Zika Sets Off Urgent and Complex Communications Effort From CDC

Agency Puts Emergency Operation Center on Highest Level of Activity

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A blood-engorged female Aedes albopictus mosquito feeding on a human host.
A blood-engorged female Aedes albopictus mosquito feeding on a human host. Credit: CDC/ James Gathany

The Centers for Disease Control and Prevention is pushing hard to spread the word about Zika, the first new cause of birth defects identified by the CDC in 50 years and the first time ever that the cause has been spread by mosquitos.

CDC communications professionals are working side-by-side with scientists and emergency responders as the Zika hazard grows. And even though the agency still has to protect against all other hazards, anyone who can spare time from their normal duties is helping through the CDC's Emergency Operations Center.

The center is running at its highest state of activity, Level 1, under which the CDC says it assigns the most staff possible to work around the clock. It is the fourth Level 1, following the Ebola outbreak in 2014, the H1N1 outbreak in 2009 and Hurrican Katrina in 2005.

The work is complicated by the multiple fronts on which Zika transmission must be fought, apathy among those who don't feel at risk and a still-evolving understanding of the threat.

"This is probably one of the most complex communication responses the CDC has ever faced," said Katherine Lyon Daniel, associate director for communication at the Atlanta-based government agency.

"We know we can't stop every mosquito from coming here, and we know this is a terrible outcome, so we feel we have to do everything we can to be as ready as we can be," she added, calling Zika a "global crisis" that can potentially affect tens of thousands of babies.

There were 820 reported cases of Zika infection in the U.S. as of June 22.

To reach health professionals around the country, the CDC is hosting thousands of clinician calls where doctors and nurses can learn how to answer patient questions substantively and in an understandable manner.

It is sending messages through its Health Alert Network, or HAN, to its priority recipient list, which includes about 1,200 public information officers, health practitioners from the federal to local level, clinicians and public health laboratories. All HAN messages are also distributed through the CDC's Clinician Outreach and Communication Activity listserv of 36,500 subscribers and 155 partner organizations, posted on CDC.gov and Facebook, and distributed via GovDelivery to HAN professional and media partners and individual subscribers.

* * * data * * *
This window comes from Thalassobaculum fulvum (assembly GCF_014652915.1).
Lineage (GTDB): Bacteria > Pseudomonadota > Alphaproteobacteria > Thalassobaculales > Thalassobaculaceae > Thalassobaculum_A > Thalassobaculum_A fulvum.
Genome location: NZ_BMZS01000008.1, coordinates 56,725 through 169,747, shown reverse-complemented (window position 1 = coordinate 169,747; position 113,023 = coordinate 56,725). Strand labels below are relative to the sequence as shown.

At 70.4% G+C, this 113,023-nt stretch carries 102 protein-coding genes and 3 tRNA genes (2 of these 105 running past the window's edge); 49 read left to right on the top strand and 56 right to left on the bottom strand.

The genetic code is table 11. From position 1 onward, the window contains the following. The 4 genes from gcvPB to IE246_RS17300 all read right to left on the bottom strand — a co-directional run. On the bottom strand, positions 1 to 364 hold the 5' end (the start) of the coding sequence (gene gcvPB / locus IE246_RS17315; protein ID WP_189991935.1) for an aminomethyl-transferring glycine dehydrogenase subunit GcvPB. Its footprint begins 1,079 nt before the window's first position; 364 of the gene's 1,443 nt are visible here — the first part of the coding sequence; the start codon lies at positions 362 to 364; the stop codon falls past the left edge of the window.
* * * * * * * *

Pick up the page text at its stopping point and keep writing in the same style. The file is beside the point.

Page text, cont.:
But the agency is emphasizing the media as well. That's partly just another route to medical professionals. "We know physicians and clinicians are people too and they also consume the news, so that's one way were trying to get out the correct information," Ms. Lyon Daniel said.

It can also provide a more direct line to people concerned about the virus. The CDC's communication team is reaching out to mommy bloggers with suggested talking points for their audiences.

The organization recently created a Spanish-language PSA about Zika for Puerto Rico, which will run in movie theaters, on the radio and on social media.

On Facebook and Twitter, the CDC has been regularly posting relevant Zika-related infographics, videos and podcasts, focusing on vacation and travel themes as summer got underway. A post last week urged people to protect themselves if they are going to the Summer Olympics in Rio.

And the CDC website separates Zika information into sections for specific audiences, such as pregnant women or healthcare providers.

Because partner organizations are key to getting the word out to both health professionals and the general public, the CDC has also been working with the American Congress of Obstetricians and Gynecologists around Zika.

And the agency has hired Abt Associatates to help with productions, marketing and communcations.

Part of the challenge is "getting people prepared for something they're not really worried about yet," Ms. Lyon Daniel said, citing those who are neither pregnant nor thinking about having children soon, she said.

There's also still plenty of uncertainty about the virus itself. "We're sharing all the information we have as quickly as we can, but things will change and people's personal risk may be uncertain," she said.

And Zika's many facets, including sexual transmission and travel, complicates matters further.

The CDC is trying to get people to act now when possible, which means not leaving sitting water outside that could attract mosquitos and wearing insect repellent for three weeks after returning from countries with Zika to prevent mosquitos from spreading it in the U.S.

"We're trying to drive behavior change in a way we haven't tried to communicate before," said Ms. Lyon Daniel.

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